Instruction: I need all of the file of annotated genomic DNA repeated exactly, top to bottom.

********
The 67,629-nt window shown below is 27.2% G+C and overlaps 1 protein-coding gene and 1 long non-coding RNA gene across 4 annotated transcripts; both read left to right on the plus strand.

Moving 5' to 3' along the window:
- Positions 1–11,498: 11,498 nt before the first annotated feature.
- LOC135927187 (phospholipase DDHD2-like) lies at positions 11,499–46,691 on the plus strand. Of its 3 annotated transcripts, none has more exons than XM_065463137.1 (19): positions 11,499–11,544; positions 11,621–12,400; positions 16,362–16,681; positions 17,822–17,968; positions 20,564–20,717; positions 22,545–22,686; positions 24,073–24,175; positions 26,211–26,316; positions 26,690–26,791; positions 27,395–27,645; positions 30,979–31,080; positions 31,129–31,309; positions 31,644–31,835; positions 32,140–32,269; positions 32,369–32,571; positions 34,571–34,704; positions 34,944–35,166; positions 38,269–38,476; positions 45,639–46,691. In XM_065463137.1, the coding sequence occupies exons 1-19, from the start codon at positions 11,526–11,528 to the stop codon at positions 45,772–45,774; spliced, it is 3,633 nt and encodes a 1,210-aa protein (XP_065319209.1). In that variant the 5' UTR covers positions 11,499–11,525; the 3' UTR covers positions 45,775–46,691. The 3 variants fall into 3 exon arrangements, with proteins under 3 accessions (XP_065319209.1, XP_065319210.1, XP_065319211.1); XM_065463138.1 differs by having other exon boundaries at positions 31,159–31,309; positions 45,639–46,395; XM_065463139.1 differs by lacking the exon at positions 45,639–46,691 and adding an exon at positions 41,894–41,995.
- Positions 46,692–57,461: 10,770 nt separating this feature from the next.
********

The 67,629-nt window shown below is 27.2% G+C and overlaps 1 protein-coding gene and 1 long non-coding RNA gene across 4 annotated transcripts; both read left to right on the plus strand.

Moving 5' to 3' along the window:
- Positions 1–11,498: 11,498 nt before the first annotated feature.
- LOC135927187 (phospholipase DDHD2-like) lies at positions 11,499–46,691 on the plus strand. Of its 3 annotated transcripts, none has more exons than XM_065463137.1 (19): positions 11,499–11,544; positions 11,621–12,400; positions 16,362–16,681; positions 17,822–17,968; positions 20,564–20,717; positions 22,545–22,686; positions 24,073–24,175; positions 26,211–26,316; positions 26,690–26,791; positions 27,395–27,645; positions 30,979–31,080; positions 31,129–31,309; positions 31,644–31,835; positions 32,140–32,269; positions 32,369–32,571; positions 34,571–34,704; positions 34,944–35,166; positions 38,269–38,476; positions 45,639–46,691. In XM_065463137.1, the coding sequence occupies exons 1-19, from the start codon at positions 11,526–11,528 to the stop codon at positions 45,772–45,774; spliced, it is 3,633 nt and encodes a 1,210-aa protein (XP_065319209.1). In that variant the 5' UTR covers positions 11,499–11,525; the 3' UTR covers positions 45,775–46,691. The 3 variants fall into 3 exon arrangements, with proteins under 3 accessions (XP_065319209.1, XP_065319210.1, XP_065319211.1); XM_065463138.1 differs by having other exon boundaries at positions 31,159–31,309; positions 45,639–46,395; XM_065463139.1 differs by lacking the exon at positions 45,639–46,691 and adding an exon at positions 41,894–41,995.
- Positions 46,692–57,461: 10,770 nt separating this feature from the next.